TORONTO (Reuters) - Teck Cominco Ltd will cut about 1,400 jobs, or 13 percent of its staff, as part of a plan to lower costs and keep competitive following a sharp drop in commodity prices, the mining company said on Thursday.
Teck, which has been cutting costs to pay down nearly $10 billion in debt taken on to acquire Fording Canadian Coal Trust, expects to save about C$85 million ($71 million) annually with the job cuts.
It also said it plans to reduce 2009 coal output by around 13 percent to 20 million metric tons due to declining global demand from steel-making and other industries.
About 1,000 employee and 400 contractor positions will be eliminated by the end of 2009, largely in the first quarter, said Teck. It expects to take a $35 million charge for severance and related costs in the first quarter.
"Given continued economic uncertainty, a significant reduction in our workforce is needed to further reduce costs and position Teck for both short and long-term competitiveness," Chief Executive Don Lindsay said in a statement.
Teck's shares were down 3.9 percent at C$7.30 on the Toronto Stock Exchange following the news.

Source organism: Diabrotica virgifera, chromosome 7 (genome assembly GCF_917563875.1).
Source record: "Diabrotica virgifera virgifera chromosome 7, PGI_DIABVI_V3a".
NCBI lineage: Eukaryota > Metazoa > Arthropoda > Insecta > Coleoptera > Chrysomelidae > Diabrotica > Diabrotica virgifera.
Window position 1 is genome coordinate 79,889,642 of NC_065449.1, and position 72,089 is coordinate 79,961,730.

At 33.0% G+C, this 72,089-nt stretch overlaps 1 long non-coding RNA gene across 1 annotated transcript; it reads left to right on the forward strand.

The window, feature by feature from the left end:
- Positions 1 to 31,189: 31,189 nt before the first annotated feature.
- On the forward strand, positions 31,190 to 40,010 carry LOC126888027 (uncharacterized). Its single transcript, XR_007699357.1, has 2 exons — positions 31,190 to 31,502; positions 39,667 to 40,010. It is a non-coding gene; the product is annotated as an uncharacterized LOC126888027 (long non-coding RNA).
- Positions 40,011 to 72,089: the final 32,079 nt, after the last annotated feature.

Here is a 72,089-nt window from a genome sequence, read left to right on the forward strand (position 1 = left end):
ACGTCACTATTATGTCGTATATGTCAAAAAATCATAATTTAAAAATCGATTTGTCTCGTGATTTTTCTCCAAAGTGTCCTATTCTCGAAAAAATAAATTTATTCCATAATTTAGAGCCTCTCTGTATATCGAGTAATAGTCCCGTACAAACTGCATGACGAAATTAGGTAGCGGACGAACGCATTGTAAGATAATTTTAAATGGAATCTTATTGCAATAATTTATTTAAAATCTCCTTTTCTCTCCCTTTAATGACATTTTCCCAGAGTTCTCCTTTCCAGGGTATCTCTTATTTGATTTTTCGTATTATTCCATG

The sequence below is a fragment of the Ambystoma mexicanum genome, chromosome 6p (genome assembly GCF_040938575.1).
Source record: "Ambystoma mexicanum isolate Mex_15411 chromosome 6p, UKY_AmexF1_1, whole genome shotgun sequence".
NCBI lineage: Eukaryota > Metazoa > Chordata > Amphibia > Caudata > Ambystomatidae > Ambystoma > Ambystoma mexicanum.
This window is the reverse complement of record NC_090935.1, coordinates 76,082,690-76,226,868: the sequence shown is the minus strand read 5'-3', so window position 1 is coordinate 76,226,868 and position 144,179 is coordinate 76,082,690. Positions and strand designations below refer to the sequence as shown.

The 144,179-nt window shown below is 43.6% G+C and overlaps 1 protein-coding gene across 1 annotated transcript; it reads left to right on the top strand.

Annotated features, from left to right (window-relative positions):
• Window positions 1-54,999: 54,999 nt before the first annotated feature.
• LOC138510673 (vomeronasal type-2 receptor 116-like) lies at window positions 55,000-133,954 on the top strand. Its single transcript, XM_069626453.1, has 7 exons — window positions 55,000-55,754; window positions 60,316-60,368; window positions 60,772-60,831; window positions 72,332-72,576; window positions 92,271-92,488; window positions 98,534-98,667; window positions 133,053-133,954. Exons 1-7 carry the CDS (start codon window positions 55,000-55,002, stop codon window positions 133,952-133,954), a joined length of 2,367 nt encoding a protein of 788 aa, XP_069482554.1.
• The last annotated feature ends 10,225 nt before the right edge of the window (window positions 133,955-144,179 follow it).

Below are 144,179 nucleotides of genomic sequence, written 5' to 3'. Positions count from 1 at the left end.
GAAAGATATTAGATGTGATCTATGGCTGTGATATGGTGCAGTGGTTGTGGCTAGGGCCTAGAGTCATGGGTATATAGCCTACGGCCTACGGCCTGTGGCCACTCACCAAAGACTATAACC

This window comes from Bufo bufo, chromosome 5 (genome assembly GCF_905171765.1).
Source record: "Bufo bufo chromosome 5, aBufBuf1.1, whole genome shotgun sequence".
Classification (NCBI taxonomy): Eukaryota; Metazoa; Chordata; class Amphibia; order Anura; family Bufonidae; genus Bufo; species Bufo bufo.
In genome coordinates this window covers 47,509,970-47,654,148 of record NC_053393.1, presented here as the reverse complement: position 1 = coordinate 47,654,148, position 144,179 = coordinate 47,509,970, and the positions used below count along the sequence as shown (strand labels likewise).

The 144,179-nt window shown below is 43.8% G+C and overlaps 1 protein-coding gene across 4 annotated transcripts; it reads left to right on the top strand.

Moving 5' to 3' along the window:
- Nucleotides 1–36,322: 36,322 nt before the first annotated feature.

The company, which is also a top copper and zinc producer and has holdings in the Alberta oil sands, took over Fording to get full control of the Elk Valley Coal Partnership, one of the world's top producers of metallurgical coal.
But tight credit markets and plunging metal prices -- including expectations of a sharp drop in coal prices when they are set at the end of March -- have raised concerns that Teck may have trouble paying down or refinancing a $5.8 billion bridge loan that is part of the Fording debt.
Teck's metallurgical coal sales are contracted at $275 a metric ton for the year ending March 31, but many analysts expect that to fall by 50 percent or more when new prices are set.
The 2009 coal production forecast follows sales in 2008 that Teck had projected to be just over 23 million metric tons. However, Lindsay has said some customers have deferred shipments.
Tony Robson, an analyst at BMO Capital Markets, said he had expected the company to project a drop in coal sales given plunging steel demand, and recent cutbacks and layoffs by other companies affected by steel demand, including Brazilian iron ore producer Vale.
"It's a bit lower than I thought, but not too far off," he said of the coal sales projections.
Teck said in November it will slash costs, suspend dividend payments and sell some non-core assets to cut the debt. The company has also said it could be forced to sell stakes in some core assets -- including possibly a stake in Fording itself -- if it has trouble wrestling the bridge loan lower.
Separately, Calgary-based metallurgical coal producer Grande Cache Coal said it had been told by some of its customer that shipments originally scheduled for delivery by March 31 would be deferred into the following fiscal year due to weakening steel demand.
Reporting by Cameron French; editing by Rob Wilson